Vintage oak furniture, with its carefully crafted lines and quality construction, can make a great addition to any home or space. Given the rare provenance and value of these pieces, however, homeowners may want to learn some tips on how to maintain and care for vintage oak furniture in the long term. A variety of products are available to help you preserve the shine and quality of a piece.
Proper Placement of Vintage Oak Furniture in a Home
Two environmental factors can affect the quality of any oak furniture in a home more quickly than any other: sunlight and direct heat. Sunlight can change the colour of almost any material over time. A vintage oak chair placed near a window may provide a nice reading area, but direct sunlight throughout the day can fade the wood and affect the finish, especially on dark oak furniture. Generally speaking, placing an item such as a vintage oak dresser in indirect or filtered light is the best option. Likewise, oak furniture should not be near any heat sources in a room such as a furnace, fireplace, or radiator. Heat from these sources can loosen joint glue and affect the structure of a piece.
Proper Storage of Vintage Oak Furniture
Homeowners who rotate old oak furniture with other pieces or move items into storage during different times of the year should store oak furniture carefully so as not to incur damage to these collectables. The ideal storage place for a piece of oak furniture is a cool space that is not too dry. Hot spaces such as an attic in the summertime can dry out the oils in wood. The moisture balance in a space is also important. A room that is too dry will affect the oils and finish and cause the wood to contract, while a too humid room may cause wood to expand. Rooms with varying humidity levels can cause the most damage. Using either humidifiers or dehumidifiers is an effective way to keep a storage space for vintage oak furniture ideal.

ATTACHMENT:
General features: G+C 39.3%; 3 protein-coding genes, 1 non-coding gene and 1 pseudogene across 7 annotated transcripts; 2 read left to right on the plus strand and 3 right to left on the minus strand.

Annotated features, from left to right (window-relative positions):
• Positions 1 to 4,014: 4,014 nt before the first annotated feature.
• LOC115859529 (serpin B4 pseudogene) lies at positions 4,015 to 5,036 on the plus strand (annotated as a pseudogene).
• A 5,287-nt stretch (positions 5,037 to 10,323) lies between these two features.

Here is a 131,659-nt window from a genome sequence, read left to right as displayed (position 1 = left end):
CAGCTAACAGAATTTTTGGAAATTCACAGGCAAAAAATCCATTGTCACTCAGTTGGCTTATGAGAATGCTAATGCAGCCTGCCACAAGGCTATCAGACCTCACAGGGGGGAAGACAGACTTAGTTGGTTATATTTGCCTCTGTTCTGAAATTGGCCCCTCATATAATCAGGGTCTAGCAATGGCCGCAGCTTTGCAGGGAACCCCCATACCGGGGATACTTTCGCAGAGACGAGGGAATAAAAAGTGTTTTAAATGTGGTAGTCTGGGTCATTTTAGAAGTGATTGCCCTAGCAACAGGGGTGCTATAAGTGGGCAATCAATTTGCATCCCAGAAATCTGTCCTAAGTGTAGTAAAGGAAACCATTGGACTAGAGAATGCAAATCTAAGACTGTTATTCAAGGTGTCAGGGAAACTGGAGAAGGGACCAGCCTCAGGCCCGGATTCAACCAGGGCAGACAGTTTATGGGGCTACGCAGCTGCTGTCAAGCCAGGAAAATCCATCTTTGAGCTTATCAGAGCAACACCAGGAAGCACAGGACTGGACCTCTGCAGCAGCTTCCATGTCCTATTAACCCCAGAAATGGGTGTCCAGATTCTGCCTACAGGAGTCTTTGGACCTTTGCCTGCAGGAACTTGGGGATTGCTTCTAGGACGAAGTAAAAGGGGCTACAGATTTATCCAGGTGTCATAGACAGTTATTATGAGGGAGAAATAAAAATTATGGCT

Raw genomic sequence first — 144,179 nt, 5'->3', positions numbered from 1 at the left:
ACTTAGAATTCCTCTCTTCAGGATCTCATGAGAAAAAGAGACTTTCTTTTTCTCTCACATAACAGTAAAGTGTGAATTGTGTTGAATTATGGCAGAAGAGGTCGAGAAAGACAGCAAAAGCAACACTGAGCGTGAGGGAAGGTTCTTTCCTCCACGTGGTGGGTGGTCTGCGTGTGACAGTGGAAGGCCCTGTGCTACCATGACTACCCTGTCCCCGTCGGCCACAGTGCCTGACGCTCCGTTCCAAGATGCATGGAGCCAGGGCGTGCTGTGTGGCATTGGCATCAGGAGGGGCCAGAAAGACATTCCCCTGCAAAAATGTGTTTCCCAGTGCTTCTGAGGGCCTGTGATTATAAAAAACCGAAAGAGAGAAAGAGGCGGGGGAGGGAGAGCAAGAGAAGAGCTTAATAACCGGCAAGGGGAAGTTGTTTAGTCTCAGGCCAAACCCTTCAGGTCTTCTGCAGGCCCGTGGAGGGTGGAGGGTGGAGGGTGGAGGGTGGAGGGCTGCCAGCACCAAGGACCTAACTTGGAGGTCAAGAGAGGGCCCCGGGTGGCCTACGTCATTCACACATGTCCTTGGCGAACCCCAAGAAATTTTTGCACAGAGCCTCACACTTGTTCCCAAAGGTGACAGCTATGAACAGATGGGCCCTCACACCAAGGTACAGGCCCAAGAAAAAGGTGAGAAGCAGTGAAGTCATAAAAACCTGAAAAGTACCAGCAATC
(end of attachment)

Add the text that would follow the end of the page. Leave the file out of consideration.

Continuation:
Cleaning and Waxing Vintage Oak Furniture
Many wood furniture owners turn to wood polishers and wood oils to maintain the sheen and finish on wood. These solutions, however, can cause buildup on vintage pieces over time. This buildup, in turn, attracts dust and affects the quality of a finish. Paste wax can be a good alternative, applied annually as a protective coat and moisture barrier. In terms of regular cleaning and maintenance, dusting with a soft, lint-free cloth that is slightly moist is a good solution. Homeowners should dust at least on a weekly basis to avoid dust build-up.